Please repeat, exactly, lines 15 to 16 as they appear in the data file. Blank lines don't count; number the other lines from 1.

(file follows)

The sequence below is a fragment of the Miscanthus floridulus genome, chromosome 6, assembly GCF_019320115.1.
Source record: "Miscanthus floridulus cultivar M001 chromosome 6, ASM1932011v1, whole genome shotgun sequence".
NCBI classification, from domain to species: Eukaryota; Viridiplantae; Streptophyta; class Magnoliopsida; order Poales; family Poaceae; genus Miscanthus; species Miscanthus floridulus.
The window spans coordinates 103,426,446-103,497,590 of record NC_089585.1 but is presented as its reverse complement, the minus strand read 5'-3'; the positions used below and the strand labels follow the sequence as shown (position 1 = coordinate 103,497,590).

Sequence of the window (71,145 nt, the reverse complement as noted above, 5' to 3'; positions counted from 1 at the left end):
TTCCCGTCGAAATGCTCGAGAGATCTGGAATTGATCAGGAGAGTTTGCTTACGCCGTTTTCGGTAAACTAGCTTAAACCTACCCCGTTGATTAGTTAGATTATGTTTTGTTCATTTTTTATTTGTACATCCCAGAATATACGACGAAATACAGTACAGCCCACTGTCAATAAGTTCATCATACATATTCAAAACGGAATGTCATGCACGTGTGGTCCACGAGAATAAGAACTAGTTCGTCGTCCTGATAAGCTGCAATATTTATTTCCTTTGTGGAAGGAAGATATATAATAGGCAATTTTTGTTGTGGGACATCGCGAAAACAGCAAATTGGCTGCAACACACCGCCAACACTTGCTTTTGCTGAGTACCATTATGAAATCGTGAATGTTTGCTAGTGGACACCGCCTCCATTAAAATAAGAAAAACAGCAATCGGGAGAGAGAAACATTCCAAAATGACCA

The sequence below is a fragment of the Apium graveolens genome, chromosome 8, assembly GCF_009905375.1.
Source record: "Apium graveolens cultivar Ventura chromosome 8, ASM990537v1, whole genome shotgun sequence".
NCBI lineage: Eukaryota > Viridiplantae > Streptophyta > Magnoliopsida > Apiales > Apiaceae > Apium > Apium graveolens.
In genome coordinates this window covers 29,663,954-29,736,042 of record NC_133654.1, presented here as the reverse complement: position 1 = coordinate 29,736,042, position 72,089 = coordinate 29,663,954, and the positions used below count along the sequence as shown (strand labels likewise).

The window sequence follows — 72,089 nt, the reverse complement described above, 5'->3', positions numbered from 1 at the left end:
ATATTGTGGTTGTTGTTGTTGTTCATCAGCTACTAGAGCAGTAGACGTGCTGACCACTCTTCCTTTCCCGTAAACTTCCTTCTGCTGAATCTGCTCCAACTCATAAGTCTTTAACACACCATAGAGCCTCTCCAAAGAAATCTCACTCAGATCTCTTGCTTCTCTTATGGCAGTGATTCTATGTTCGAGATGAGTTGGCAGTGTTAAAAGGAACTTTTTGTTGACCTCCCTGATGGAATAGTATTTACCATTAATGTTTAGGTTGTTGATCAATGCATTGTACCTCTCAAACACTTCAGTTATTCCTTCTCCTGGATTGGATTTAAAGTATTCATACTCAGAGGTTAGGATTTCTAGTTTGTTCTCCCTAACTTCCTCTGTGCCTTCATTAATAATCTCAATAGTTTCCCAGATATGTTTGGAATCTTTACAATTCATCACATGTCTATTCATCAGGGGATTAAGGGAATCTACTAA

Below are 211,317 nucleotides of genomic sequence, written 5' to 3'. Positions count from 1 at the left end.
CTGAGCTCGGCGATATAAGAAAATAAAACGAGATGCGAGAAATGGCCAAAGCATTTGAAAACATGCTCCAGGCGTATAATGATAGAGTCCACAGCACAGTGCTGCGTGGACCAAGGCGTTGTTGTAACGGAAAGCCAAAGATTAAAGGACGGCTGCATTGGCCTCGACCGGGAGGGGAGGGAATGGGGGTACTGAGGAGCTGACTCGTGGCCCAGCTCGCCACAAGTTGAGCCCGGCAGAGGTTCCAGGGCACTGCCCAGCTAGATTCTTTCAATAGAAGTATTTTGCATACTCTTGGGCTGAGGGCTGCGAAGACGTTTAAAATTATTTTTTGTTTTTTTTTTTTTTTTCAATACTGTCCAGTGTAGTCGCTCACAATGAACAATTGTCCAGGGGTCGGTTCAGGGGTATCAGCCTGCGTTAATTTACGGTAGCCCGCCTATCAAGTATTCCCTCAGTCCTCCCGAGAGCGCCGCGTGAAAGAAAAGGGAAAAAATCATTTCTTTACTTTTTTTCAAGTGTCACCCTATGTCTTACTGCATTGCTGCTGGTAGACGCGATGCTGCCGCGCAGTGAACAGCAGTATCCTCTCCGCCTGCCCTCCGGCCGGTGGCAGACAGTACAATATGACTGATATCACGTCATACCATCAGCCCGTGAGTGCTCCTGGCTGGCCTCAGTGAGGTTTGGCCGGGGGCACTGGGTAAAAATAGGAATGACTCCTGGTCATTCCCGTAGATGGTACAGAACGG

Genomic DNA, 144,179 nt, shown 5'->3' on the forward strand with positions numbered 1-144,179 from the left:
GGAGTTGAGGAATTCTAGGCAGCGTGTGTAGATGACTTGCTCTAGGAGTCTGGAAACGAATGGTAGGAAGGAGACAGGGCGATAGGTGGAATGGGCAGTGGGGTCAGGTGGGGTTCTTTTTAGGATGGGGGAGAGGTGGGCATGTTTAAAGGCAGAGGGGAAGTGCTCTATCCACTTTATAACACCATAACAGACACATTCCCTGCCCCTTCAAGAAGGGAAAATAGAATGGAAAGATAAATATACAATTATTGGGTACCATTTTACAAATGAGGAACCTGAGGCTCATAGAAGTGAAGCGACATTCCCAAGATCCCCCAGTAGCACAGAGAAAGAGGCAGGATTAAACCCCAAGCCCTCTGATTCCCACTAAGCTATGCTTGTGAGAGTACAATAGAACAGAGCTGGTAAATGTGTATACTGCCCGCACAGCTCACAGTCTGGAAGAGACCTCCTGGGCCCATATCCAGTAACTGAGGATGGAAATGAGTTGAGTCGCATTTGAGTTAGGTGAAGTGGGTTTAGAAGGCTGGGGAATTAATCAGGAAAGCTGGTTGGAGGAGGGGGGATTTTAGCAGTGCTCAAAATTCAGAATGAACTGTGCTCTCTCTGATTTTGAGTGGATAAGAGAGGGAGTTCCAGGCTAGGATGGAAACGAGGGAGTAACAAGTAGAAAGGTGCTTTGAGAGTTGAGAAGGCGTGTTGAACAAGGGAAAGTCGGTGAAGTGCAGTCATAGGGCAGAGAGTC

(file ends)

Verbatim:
Genomic DNA, 144,179 nt, shown 5'->3' on the forward strand with positions numbered 1-144,179 from the left:
GGAGTTGAGGAATTCTAGGCAGCGTGTGTAGATGACTTGCTCTAGGAGTCTGGAAACGAATGGTAGGAAGGAGACAGGGCGATAGGTGGAATGGGCAGTGGGGTCAGGTGGGGTTCTTTTTAGGATGGGGGAGAGGTGGGCATGTTTAAAGGCAGAGGGGAAGTGCTCTATCCACTTTATAACACCATAACAGACACATTCCCTGCCCCTTCAAGAAGGGAAAATAGAATGGAAAGATAAATATACAATTATTGGGTACCATTTTACAAATGAGGAACCTGAGGCTCATAGAAGTGAAGCGACATTCCCAAGATCCCCCAGTAGCACAGAGAAAGAGGCAGGATTAAACCCCAAGCCCTCTGATTCCCACTAAGCTATGCTTGTGAGAGTACAATAGAACAGAGCTGGTAAATGTGTATACTGCCCGCACAGCTCACAGTCTGGAAGAGACCTCCTGGGCCCATATCCAGTAACTGAGGATGGAAATGAGTTGAGTCGCATTTGAGTTAGGTGAAGTGGGTTTAGAAGGCTGGGGAATTAATCAGGAAAGCTGGTTGGAGGAGGGGGGATTTTAGCAGTGCTCAAAATTCAGAATGAACTGTGCTCTCTCTGATTTTGAGTGGATAAGAGAGGGAGTTCCAGGCTAGGATGGAAACGAGGGAGTAACAAGTAGAAAGGTGCTTTGAGAGTTGAGAAGGCGTGTTGAACAAGGGAAAGTCGGTGAAGTGCAGTCATAGGGCAGAGAGTC